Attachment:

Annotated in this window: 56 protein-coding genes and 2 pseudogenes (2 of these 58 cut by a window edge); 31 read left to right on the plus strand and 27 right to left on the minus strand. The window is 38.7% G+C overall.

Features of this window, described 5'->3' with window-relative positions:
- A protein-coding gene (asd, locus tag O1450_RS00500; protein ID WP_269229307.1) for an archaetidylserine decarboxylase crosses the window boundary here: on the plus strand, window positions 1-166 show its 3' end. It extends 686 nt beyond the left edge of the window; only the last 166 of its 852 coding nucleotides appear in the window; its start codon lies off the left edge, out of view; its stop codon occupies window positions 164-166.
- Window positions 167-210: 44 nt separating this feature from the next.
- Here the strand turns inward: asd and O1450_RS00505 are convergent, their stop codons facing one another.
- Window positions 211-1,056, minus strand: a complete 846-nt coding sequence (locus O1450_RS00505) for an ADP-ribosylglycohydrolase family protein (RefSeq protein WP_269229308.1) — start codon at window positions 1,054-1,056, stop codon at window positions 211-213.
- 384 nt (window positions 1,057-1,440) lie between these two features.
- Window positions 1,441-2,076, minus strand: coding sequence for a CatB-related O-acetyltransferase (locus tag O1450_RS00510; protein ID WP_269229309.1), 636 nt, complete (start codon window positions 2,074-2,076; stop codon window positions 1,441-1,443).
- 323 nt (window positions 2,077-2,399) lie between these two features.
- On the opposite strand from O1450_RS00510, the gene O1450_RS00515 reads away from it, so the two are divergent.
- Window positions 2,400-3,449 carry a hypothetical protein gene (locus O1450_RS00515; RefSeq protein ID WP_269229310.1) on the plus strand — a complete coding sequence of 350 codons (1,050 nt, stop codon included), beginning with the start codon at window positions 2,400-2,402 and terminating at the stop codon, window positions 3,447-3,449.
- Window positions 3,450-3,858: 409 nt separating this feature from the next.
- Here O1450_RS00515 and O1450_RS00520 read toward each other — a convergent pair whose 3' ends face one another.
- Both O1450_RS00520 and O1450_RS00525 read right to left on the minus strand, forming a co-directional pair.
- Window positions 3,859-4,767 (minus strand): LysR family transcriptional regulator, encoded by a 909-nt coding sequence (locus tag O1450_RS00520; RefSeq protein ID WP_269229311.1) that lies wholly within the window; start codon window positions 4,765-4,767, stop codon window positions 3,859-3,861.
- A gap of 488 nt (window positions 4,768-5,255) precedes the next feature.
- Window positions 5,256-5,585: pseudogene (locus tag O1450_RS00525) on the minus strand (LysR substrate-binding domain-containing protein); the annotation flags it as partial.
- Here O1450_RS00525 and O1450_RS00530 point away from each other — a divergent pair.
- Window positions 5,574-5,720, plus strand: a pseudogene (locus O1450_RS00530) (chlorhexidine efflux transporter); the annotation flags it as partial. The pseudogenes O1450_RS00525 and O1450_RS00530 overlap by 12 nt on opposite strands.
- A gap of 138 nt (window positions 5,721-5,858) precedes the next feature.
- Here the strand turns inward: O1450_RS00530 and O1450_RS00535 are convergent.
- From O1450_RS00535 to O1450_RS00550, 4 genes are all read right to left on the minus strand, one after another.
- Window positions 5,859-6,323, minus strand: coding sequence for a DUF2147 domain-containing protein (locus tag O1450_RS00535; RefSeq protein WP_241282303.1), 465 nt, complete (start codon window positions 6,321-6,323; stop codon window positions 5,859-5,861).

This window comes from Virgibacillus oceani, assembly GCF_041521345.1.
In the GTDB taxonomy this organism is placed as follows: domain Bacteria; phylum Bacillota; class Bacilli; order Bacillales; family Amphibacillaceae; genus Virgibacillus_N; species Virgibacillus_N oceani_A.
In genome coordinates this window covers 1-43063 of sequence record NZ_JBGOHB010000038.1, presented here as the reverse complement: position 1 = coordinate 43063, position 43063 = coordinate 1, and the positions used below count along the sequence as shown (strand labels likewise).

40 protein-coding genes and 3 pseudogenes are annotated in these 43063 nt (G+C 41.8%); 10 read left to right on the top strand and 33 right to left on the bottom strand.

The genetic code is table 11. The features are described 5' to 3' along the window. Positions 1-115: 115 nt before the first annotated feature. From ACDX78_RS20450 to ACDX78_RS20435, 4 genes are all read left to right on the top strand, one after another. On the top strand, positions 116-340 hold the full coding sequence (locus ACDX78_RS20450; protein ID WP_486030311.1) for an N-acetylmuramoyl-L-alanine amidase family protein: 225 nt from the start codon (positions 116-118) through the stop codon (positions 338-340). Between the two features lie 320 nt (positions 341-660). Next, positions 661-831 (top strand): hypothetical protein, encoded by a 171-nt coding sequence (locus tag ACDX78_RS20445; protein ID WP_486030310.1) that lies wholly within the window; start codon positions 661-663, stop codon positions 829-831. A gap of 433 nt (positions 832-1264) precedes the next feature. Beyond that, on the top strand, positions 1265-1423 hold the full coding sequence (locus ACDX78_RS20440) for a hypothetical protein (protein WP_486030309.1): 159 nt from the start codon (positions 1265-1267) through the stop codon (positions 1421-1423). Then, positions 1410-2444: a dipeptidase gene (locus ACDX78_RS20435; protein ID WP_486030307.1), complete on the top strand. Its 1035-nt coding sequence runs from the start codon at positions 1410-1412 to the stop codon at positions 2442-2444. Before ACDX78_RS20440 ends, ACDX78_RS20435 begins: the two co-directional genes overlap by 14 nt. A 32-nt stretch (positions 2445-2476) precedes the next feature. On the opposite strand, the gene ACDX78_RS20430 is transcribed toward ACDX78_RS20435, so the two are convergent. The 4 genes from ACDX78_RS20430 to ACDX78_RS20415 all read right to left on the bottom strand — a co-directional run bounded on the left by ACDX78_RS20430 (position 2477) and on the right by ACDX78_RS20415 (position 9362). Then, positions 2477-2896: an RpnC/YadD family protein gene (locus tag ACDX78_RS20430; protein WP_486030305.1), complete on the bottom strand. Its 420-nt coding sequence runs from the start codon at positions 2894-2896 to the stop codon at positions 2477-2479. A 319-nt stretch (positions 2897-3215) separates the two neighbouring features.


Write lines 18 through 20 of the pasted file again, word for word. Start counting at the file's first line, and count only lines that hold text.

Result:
- Here O1450_RS00525 and O1450_RS00530 point away from each other — a divergent pair.
- Window positions 5,574-5,720, plus strand: a pseudogene (locus O1450_RS00530) (chlorhexidine efflux transporter); the annotation flags it as partial. The pseudogenes O1450_RS00525 and O1450_RS00530 overlap by 12 nt on opposite strands.
- A gap of 138 nt (window positions 5,721-5,858) precedes the next feature.